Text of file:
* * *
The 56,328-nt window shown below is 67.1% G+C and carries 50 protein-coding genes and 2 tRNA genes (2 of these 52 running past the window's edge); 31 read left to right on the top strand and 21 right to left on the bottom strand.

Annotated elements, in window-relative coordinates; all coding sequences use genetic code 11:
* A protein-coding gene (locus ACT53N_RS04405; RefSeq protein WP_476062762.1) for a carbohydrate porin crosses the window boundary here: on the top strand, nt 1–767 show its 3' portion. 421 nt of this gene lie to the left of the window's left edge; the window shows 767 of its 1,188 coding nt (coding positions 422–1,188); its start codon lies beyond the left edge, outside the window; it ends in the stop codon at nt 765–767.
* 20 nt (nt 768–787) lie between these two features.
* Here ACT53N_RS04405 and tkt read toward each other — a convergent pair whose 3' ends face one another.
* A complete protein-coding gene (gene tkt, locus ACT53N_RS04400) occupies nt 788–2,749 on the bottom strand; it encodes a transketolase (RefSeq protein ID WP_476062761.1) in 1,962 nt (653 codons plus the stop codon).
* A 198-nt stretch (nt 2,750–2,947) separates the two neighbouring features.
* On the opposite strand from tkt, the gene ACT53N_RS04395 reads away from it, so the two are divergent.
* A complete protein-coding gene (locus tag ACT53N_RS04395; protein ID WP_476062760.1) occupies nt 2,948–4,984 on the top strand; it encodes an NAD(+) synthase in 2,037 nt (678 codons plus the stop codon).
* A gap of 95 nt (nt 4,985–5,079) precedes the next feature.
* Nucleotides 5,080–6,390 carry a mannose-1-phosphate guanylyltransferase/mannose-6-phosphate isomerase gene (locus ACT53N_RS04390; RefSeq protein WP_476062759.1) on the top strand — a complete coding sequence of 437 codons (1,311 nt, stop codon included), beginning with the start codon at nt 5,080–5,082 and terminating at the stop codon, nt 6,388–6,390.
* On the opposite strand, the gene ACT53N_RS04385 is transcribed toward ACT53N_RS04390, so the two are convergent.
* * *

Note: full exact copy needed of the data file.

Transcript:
The 56,328-nt window shown below is 67.1% G+C and carries 50 protein-coding genes and 2 tRNA genes (2 of these 52 running past the window's edge); 31 read left to right on the top strand and 21 right to left on the bottom strand.

Annotated elements, in window-relative coordinates; all coding sequences use genetic code 11:
* A protein-coding gene (locus ACT53N_RS04405; RefSeq protein WP_476062762.1) for a carbohydrate porin crosses the window boundary here: on the top strand, nt 1–767 show its 3' portion. 421 nt of this gene lie to the left of the window's left edge; the window shows 767 of its 1,188 coding nt (coding positions 422–1,188); its start codon lies beyond the left edge, outside the window; it ends in the stop codon at nt 765–767.
* 20 nt (nt 768–787) lie between these two features.
* Here ACT53N_RS04405 and tkt read toward each other — a convergent pair whose 3' ends face one another.
* A complete protein-coding gene (gene tkt, locus ACT53N_RS04400) occupies nt 788–2,749 on the bottom strand; it encodes a transketolase (RefSeq protein ID WP_476062761.1) in 1,962 nt (653 codons plus the stop codon).
* A 198-nt stretch (nt 2,750–2,947) separates the two neighbouring features.
* On the opposite strand from tkt, the gene ACT53N_RS04395 reads away from it, so the two are divergent.
* A complete protein-coding gene (locus tag ACT53N_RS04395; protein ID WP_476062760.1) occupies nt 2,948–4,984 on the top strand; it encodes an NAD(+) synthase in 2,037 nt (678 codons plus the stop codon).
* A gap of 95 nt (nt 4,985–5,079) precedes the next feature.
* Nucleotides 5,080–6,390 carry a mannose-1-phosphate guanylyltransferase/mannose-6-phosphate isomerase gene (locus ACT53N_RS04390; RefSeq protein WP_476062759.1) on the top strand — a complete coding sequence of 437 codons (1,311 nt, stop codon included), beginning with the start codon at nt 5,080–5,082 and terminating at the stop codon, nt 6,388–6,390.
* On the opposite strand, the gene ACT53N_RS04385 is transcribed toward ACT53N_RS04390, so the two are convergent.